Great Place, Rough Trip
Bandon Dunes' remote location is both its selling point and its drawback.
Bandon Dunes Resort is flawless. Or, is it? They have three courses in the top 21 on Golf Digest's list of America's 100 Greatest Public Courses, all within three minutes of each other. They have relatively competitive prices with other top courses in the country and plenty of dining and lodging options.
Now, if we could just get there.
"We look a lot at how we're perceived as a destination," says Jeff Brinegar, Head Professional at Bandon Trails. "We understand that how hard it is to get here is a major concern."
No matter how (or how far) you slice it, everyone can agree Bandon Dunes is a rough commute. Right now potential visitors are presented with the following options, none of which are ideal: You can drive (from anywhere). You can fly into Eugene or Medford, and from either of those cities you'll have a little more than a two-hour drive. You can fly into Portland and do the four-hour drive. Or you can fly to San Francisco or Portland and then transfer to a small plane to North Bend, which leaves you only a 20-minute drive to the resort.
Enough people -- roughly 120,000 rounds were played at the three courses in 2008 -- are willing to make that pilgrimage. But the resort's accessibility, or lack thereof, still tops most agendas when Bandon owner, Mike Keiser, conducts meetings with his staff. And it's something they've all been busy researching both formally and informally in recent months.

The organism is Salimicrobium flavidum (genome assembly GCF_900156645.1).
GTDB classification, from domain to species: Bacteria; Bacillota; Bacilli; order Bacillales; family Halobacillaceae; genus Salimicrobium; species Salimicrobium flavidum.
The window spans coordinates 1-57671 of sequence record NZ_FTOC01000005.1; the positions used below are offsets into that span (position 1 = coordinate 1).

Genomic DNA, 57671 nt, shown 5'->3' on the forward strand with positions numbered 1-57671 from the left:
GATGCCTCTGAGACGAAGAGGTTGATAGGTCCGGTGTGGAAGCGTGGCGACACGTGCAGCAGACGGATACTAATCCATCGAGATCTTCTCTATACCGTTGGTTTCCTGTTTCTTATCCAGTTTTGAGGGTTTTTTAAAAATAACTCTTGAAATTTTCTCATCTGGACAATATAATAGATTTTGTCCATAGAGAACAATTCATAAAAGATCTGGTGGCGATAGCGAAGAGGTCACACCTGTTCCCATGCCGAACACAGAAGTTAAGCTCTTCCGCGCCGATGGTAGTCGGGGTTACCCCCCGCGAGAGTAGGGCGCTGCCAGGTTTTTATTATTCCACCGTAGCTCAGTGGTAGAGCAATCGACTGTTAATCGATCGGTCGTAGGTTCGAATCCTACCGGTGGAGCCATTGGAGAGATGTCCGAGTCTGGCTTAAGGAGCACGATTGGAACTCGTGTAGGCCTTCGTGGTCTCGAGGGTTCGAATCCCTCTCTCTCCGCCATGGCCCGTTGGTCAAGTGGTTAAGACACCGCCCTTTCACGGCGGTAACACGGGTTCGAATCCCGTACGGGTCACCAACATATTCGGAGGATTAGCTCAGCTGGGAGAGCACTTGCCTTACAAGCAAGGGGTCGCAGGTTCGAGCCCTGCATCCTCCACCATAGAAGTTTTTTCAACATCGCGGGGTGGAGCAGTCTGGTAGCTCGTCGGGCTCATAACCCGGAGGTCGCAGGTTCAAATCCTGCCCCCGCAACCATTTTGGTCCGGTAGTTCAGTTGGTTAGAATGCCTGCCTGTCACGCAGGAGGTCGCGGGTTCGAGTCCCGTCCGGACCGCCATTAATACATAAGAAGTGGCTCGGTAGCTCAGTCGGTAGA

The challenge of all this was underscored when Keiser went so far to test the most reliable focus group: himself. He was coming to Bandon Dunes from Tasmania and he elected to get there by flying coach on a commercial airline, just to see how hard it is for the common golfer. "He made it," says Brinegar. "But he could see how getting here is an issue."
At the end of last year, North Bend's airport made some adjustments. It improved the control tower and Skywest Airlines, which took over for Horizon Airlines, added more flights to North Bend from Portland and San Francisco. But those changes haven't had success in solving the problem.
"There's not a lot of action on Skywest from Portland, and there are a lot of fog delays with flights out of San Francisco," says Brinegar. "If we could start getting bigger jets into North Bend, from more places, of course that would make a huge difference."
Brinegar doesn't rule out the expansion of North Bend airport down the road, but he admits the short-term focus and more realistic solution is getting other airlines and other airports to service the North Bend area. He says Salt Lake City, Utah is one obvious possibility, but they are exhausting all of them at this point.
While accessibility is always a priority of a good business plan, it's particularly important if you're adding another 18 holes in the throes of a bad economy, which is what they're doing at Bandon Dunes. You've heard about Bandon's new fourth course, Old Macdonald? It's another Tom Doak and Jim Urbina design, which is the same pair that built Pacific Dunes. Like the arrival of young amateur Danny Lee, and what will become of Michelle Wie, the opening of Old Macdonald is one of golf's great points of anticipation.